Beginning Programming with Python For Dummies
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Sometimes you have a data source and you simply need to know how often things happen in Python (such as the appearance of a certain item in the list). When you have a short list, you can simply count the items. However, when you have a really long list, getting an accurate count is nearly impossible. For example, consider what it would take if you had a really long novel like War and Peace in a list and wanted to know the frequency of the words the novel used. The task would be impossible without a computer.

The Counter object lets you count items quickly. In addition, it’s incredibly easy to use. This example creates a list with repetitive elements and then counts how many times those elements actually appear.

  1. Type the following code into the notebook — pressing Enter after each line: from collections import Counter MyList = [1, 2, 3, 4, 1, 2, 3, 1, 2, 1, 5] ListCount = Counter(MyList) print(ListCount) for ThisItem in ListCount.items(): print("Item: ", ThisItem[0], " Appears: ", ThisItem[1]) print("The value 1 appears {0} times." .format(ListCount.get(1)))

    To use the Counter object, you must import it from collections. Of course, if you work with other collection types in your application, you can import the entire collections package by typing import collections instead.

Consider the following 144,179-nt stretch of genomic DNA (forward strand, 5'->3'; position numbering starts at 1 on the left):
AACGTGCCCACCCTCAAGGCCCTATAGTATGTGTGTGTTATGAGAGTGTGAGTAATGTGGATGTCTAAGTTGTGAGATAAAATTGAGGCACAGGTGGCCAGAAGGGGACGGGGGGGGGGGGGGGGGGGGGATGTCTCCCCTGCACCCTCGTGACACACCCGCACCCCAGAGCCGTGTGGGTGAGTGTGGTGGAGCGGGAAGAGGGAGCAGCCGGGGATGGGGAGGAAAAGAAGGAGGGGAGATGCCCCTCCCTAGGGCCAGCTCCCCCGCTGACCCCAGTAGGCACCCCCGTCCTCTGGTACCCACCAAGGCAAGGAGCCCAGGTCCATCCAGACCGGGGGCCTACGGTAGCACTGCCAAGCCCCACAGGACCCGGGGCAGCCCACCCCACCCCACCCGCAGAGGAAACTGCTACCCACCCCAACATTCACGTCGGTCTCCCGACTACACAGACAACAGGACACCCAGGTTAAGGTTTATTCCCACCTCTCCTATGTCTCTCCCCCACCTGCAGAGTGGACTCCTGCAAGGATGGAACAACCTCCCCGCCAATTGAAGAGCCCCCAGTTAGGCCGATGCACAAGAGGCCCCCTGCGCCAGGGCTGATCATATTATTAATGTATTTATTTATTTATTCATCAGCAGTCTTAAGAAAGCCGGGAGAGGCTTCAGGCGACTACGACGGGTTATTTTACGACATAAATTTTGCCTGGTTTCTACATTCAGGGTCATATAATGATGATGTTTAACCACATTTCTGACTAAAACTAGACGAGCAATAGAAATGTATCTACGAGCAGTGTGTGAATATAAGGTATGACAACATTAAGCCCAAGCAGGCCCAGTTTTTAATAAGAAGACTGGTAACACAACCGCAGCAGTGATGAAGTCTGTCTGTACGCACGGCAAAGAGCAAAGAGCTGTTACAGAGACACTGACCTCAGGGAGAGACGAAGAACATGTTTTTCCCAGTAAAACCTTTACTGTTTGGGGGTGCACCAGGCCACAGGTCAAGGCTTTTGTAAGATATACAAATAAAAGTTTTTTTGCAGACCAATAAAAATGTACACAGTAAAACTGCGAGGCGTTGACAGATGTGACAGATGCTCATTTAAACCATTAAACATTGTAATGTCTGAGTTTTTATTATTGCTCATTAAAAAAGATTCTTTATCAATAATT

The example begins by creating a list, MyList, with repetitive numeric elements. You can easily see that some elements appear more than once. The example places the list into a new Counter object, ListCount. You can create Counter objects in all sorts of ways, but this is the most convenient method when working with a list.

    The Counter object and the list aren’t actually connected in any way. When the list content changes, you must re-create the Counter object because it won’t automatically see the change. An alternative to re-creating the counter is to call the clear() method first and then call the update() method to fill the Counter object with the new data.

    The application prints ListCount in various ways. The first output is the Counter as it appears without any manipulation. The second output prints the individual unique elements in MyList along with the number of times each element appears. To obtain both the element and the number of times it appears, you must use the items() function as shown. Finally, the example demonstrates how to obtain an individual count from the list by using the get() function.

  2. Click Run Cell.

    Python outputs the results of using the Counter object.

    Notice that the information is actually stored in the Counter as a key and value pair. The element found in MyList becomes a key in ListCount that identifies the unique element name. The value contains the number of times that that element appears within MyList.

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John Paul Mueller is a freelance author and technical editor with more than 107 books and 600 articles to his credit. His subjects range from networking and artificial intelligence to database management and heads-down programming. He also consults and writes certification exams. Visit his website at

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